Instructional Guide for Mental Health Nurses to promote mental health hygiene for the Prevention of Relapses and Readmission

Document Type:Thesis

Subject Area:Nursing

Document 1

Databases searched, limited to the years2012 and 2018, will include ProQuest, ERIC, CINAHL Plus with Full Text, and EBSCO. The search is limited to the years 2012-2018 to ensure that current evidence-based literature is reviewed and summarized for the purpose of this project. Then A summary of the review of the literature is presented. Mental health hygiene is a concept that has not been receiving much mainstream attention especially among healthy individuals. From young age children are taught the importance of physical hygiene and it even forms part of their school curriculum but mental health hygiene is not given the same regard. Alternatively used definitions include the overall state of being well or the state of being of a rational thinking and beliefs and attitudes.

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Mental hygiene on the other hand is widely accepted as one of the means of achieving mental health. Mental hygiene also includes undertaking activities such as psychotherapy and reaching out to a patient’s support system when faced with a mentally disturbing issue. These definitions are not universally accepted but their usage is wide enough to create confidence in their use among medical professionals. Advocates of mental hygiene insist and promote mental hygiene as a new preventive approach to mental illness. After all, it is in the nurses interest that the patients are not readmitted. The guide gives them more knowledge and skill to ensure patients who pass through them are trained on the right mental hygiene habits for their condition for during the treatment and even after when they resume their normal lives.

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The leading cause of relapse in psychiatric patients include poor psychotic medical management, stress in life and poor family support system. A guide giving nurses an overview of such factors can assist them in coming up with approaches to design mental hygiene practices for their different patients. For example, a mental health nurse who has regular contact with a patient is most likely to know that particular patient’s family situation. Community mental health nursing in Alberta, Canada: An oral history. Nursing History Review, 20, 103. Cleary, M. , Walter, G. , Hunt, G. C. The performance of the social visiting nurse as a Monitor of mental hygiene (1927-1942). Revista de Pesquisa Cuidado é Fundamental Online, 3(5). de Aguiar Júnior, V. S. Doyle, L & Keogh, B.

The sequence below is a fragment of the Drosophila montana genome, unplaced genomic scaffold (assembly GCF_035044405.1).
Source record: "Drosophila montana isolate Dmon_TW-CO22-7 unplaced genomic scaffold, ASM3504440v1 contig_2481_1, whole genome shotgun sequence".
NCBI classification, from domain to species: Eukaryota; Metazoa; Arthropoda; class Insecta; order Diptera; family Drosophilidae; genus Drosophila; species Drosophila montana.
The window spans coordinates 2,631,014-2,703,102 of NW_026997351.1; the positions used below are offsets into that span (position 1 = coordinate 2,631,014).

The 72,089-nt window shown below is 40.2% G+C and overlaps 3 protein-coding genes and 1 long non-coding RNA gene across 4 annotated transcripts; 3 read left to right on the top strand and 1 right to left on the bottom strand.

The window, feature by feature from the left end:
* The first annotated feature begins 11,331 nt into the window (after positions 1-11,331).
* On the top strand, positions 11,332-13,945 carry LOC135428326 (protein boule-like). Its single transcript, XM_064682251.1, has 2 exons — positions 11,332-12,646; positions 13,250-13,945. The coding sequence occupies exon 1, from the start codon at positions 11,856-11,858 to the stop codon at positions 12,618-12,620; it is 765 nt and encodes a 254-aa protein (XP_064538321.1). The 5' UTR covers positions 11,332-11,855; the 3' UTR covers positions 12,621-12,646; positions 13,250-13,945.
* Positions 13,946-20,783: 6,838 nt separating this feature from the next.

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, Reducing relapse in psychosis through medication management. , Mental Health Practice, 11, (9), 2008, p32 - 35 Hallett, N. , & Rees, H. Reducing health inequalities for people with serious mental illness. , Hawking, M. K. , & McNulty, C. A. School Nurses’ perspectives on the role of the school nurse in health education and health promotion in England: a qualitative study. Australian Journal of Advanced Nursing, The, 34(3), 34. Mwebe, H. Physical health monitoring in mental health settings: a study exploring mental health nurses’ views of their role. Journal of clinical nursing, 26(19-20), 3067-3078. Norman, L. , & Rariden, M. Embedded mental health: promotion of psychological hygiene within a submarine squadron. Military medicine, 182(7), e1675-e1680. Sabella, D. MENTAL HEALTH MATTERS: When Caring for the Body Isn't Enough. , & Grypdonck, M. H. F. An intervention study to prevent relapse in patients with schizophrenia.

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